$| \omega | = \sqrt{{\left(- 3\right)}^{2} + {3}^{2}} = 3 \sqrt{2}$
$\theta = \arctan \left(\frac{3}{- 3}\right) = \arctan \left(- 1\right) = - \frac{\pi}{4}$
$\implies a r g \setminus \omega = \frac{\pi}{2} + \frac{\pi}{4} = \frac{3 \pi}{4}$

So then in polar form we have:

$\omega = 3 \sqrt{2} \left(\cos \left(\frac{3 \pi}{4}\right) + i \sin \left(\frac{3 \pi}{4}\right)\right)$

We now want to solve the equation ${z}^{8} = \omega$ for $z$ (to gain $8$ solutions):

${z}^{8} = 3 \sqrt{2} \left(\cos \left(\frac{3 \pi}{4}\right) + i \sin \left(\frac{3 \pi}{4}\right)\right)$

Whenever dealing with complex variable equation such as this it is essential to remember that the complex exponential (and therefore the polar representation) has a period of $2 \pi$, so we can equivalently write (incorporating the periodicity):

${z}^{8} = 3 \sqrt{2} \left(\cos \left(\frac{3 \pi}{4} + 2 n \pi\right) + i \sin \left(\frac{3 \pi}{4} + 2 n \pi\right)\right) \setminus \setminus \setminus n \in \mathbb{Z}$

By De Moivre's Theorem we can write this as:

$z = 3 \sqrt{2} {\left(\cos \left(\frac{3 \pi}{4} + 2 n \pi\right) + i \sin \left(\frac{3 \pi}{4} + 2 n \pi\right)\right)}^{\frac{1}{8}}$
$\setminus \setminus = {\left(3 \sqrt{2}\right)}^{\frac{1}{8}} {\left(\cos \left(\frac{3 \pi}{4} + 2 n \pi\right) + i \sin \left(\frac{3 \pi}{4} + 2 n \pi\right)\right)}^{\frac{1}{8}}$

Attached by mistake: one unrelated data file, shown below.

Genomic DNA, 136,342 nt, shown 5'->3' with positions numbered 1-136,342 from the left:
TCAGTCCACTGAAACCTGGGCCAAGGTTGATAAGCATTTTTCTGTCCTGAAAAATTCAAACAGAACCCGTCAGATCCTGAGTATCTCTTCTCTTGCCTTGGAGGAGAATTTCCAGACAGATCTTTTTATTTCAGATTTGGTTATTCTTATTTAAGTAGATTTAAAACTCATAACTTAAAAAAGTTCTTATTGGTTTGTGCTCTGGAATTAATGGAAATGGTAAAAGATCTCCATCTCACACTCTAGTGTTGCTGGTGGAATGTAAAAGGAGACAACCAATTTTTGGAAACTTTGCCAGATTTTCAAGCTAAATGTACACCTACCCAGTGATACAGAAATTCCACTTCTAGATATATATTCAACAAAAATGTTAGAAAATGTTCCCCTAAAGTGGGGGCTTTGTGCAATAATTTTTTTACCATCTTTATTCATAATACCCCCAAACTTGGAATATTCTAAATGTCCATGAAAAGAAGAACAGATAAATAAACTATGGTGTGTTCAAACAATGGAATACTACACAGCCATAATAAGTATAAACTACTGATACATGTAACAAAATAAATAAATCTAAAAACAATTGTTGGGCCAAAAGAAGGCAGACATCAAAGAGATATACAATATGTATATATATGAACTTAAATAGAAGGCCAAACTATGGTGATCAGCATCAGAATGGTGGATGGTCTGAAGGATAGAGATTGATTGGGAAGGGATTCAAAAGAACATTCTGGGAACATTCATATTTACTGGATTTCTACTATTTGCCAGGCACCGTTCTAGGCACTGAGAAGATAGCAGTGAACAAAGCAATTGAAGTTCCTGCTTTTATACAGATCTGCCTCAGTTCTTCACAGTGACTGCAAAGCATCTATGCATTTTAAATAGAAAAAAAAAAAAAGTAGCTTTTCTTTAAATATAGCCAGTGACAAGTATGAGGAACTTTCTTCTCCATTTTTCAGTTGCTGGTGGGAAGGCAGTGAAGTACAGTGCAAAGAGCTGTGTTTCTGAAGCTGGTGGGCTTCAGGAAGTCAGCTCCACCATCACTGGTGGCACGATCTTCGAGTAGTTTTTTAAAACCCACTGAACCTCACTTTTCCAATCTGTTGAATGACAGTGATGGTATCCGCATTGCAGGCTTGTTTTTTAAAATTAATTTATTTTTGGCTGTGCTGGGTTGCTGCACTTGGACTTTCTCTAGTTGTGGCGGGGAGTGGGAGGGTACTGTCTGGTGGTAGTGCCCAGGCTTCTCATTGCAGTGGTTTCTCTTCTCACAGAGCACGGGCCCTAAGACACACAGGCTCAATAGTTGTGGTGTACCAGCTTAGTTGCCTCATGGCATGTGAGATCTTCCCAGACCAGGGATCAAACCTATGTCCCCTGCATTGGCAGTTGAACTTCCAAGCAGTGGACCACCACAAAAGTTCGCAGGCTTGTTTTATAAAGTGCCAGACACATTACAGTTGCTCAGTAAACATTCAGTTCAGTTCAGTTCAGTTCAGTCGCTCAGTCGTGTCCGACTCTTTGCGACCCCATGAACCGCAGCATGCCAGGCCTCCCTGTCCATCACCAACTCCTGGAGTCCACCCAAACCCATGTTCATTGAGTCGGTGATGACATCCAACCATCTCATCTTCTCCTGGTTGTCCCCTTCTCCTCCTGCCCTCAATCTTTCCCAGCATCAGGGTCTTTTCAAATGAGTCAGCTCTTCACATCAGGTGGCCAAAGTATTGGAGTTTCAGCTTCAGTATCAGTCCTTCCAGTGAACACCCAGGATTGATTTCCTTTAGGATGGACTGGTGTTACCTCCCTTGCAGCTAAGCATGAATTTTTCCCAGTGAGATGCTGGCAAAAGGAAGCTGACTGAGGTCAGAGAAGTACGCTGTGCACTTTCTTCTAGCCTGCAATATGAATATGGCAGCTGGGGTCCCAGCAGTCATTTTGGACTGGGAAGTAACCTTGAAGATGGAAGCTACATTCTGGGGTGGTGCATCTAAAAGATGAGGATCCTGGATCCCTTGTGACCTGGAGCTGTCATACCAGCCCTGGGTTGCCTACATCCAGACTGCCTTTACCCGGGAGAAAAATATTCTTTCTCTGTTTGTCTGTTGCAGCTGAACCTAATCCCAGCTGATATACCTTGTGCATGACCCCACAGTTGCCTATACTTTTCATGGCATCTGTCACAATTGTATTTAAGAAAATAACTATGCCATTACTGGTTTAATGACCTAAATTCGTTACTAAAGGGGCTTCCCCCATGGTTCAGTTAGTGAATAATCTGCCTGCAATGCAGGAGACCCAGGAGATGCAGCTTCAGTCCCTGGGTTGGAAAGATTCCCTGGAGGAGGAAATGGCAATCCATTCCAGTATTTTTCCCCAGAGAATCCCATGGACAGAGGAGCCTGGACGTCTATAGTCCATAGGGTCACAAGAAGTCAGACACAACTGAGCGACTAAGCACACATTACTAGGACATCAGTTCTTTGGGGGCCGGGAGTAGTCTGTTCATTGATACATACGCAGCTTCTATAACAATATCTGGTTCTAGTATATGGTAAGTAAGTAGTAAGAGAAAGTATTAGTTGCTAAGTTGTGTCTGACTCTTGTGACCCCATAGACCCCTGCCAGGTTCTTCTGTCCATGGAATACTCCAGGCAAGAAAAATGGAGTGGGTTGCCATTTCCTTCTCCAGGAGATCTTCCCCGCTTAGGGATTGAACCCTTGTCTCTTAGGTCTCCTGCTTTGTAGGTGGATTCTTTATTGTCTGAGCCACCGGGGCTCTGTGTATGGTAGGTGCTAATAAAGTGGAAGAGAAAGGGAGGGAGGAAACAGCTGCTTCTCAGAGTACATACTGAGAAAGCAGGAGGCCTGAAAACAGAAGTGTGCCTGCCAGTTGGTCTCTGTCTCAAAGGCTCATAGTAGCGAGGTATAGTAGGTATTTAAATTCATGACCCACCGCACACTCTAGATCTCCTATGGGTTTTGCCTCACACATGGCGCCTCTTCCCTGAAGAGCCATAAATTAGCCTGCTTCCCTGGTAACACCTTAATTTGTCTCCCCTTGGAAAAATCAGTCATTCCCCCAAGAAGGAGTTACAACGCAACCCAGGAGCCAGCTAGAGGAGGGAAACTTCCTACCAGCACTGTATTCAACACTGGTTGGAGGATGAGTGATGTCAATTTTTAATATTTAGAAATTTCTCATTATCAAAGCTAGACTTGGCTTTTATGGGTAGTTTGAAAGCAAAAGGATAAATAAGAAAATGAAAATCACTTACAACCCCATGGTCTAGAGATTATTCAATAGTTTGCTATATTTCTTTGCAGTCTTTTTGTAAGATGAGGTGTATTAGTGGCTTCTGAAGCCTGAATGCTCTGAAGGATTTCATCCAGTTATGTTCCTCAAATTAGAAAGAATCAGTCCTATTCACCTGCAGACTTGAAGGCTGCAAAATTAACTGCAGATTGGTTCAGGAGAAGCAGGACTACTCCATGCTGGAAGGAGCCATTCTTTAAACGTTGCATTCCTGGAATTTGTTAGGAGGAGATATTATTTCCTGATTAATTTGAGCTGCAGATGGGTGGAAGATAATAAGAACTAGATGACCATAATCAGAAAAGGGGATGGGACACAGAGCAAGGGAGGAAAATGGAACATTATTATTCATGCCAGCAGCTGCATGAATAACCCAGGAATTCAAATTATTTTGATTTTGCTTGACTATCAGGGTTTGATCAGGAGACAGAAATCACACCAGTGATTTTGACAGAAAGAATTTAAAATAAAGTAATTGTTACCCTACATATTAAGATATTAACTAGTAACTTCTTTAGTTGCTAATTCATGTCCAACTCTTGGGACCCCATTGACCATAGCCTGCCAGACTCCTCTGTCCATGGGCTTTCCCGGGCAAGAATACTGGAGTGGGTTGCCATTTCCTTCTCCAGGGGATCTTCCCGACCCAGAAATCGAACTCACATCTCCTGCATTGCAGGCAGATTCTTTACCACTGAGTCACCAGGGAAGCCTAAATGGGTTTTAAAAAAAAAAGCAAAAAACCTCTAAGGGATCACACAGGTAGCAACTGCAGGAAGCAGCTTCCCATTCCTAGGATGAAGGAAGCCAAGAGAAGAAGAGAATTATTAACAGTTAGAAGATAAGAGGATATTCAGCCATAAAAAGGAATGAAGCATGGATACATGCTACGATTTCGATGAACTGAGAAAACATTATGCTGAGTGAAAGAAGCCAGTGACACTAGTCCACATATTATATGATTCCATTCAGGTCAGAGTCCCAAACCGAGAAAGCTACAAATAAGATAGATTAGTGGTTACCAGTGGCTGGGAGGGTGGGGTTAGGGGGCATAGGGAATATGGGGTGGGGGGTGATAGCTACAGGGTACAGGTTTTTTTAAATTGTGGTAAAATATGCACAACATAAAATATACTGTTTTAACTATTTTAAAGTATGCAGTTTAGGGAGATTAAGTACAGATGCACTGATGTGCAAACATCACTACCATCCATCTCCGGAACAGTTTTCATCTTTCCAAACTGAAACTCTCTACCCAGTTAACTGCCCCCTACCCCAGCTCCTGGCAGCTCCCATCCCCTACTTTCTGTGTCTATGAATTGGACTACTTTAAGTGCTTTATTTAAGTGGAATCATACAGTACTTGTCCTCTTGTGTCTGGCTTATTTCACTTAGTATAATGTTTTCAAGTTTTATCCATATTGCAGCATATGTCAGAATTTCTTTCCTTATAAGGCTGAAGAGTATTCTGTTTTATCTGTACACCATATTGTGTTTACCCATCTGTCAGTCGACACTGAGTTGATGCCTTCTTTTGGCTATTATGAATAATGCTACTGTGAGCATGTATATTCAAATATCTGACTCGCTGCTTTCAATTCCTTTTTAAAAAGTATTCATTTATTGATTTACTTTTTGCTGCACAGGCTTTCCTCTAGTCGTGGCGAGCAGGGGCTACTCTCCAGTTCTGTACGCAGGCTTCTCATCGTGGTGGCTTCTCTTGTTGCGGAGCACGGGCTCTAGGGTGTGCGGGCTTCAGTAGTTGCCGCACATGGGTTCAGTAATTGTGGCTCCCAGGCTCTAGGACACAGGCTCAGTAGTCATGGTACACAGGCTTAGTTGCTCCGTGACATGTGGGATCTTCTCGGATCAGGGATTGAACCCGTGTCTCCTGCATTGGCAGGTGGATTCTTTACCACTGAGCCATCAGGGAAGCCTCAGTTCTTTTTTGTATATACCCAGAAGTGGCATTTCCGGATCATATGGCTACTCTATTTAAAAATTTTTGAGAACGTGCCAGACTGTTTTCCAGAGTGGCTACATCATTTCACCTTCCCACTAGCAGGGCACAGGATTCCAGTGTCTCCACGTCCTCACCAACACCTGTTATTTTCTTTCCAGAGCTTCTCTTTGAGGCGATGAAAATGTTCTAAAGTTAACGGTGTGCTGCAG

$\setminus \setminus = {3}^{\frac{1}{8}} {2}^{\frac{1}{16}} \left(\cos \left(\frac{\frac{3 \pi}{4} + 2 n \pi}{8}\right) + i \sin \left(\frac{\frac{3 \pi}{4} + 2 n \pi}{8}\right)\right)$
$\setminus \setminus = {3}^{\frac{1}{8}} {2}^{\frac{1}{16}} \left(\cos \theta + i \sin \theta\right)$

Where:

$\theta = \frac{\frac{3 \pi}{4} + 2 n \pi}{8} = \frac{\left(3 + 8 n\right) \pi}{32}$

And we will get $8$ unique solutions by choosing appropriate values of $n$. Working to 3dp, and using excel to assist, we get:

After which the pattern continues (due the above mentioned periodicity).

We can plot these solutions on the Argand Diagram:

How is an inner product defined ?

Aritra G.
Featured 4 weeks ago

In linear algebra, one studies the notion of linear vector spaces over different scalar fields.

So assuming that you are familiar with the notion of a linear vector space, let us consider an LVS $V \left(F\right)$.

Then for two elements $u$ and $v$ in $V$, we can associate a scalar (in the field $F$) such that the following properties hold,

1) Complex conjugate of $\left(u , v\right) = \left(v , u\right)$

2) $\left(u , u\right) \ge 0$ and the equality holds only for $u = 0$

3) For four vectors $u , v , w , z$ in $V$ and two arbitrary scalars $a$ and $b$ in $F$, $\left(a \left(u + v\right) , b \left(w + z\right)\right) = \overline{a} b \left[\left(u , w\right) + \left(u , z\right) + \left(v , w\right) + \left(v , z\right)\right]$

Where $\overline{a}$ denotes complex conjugation.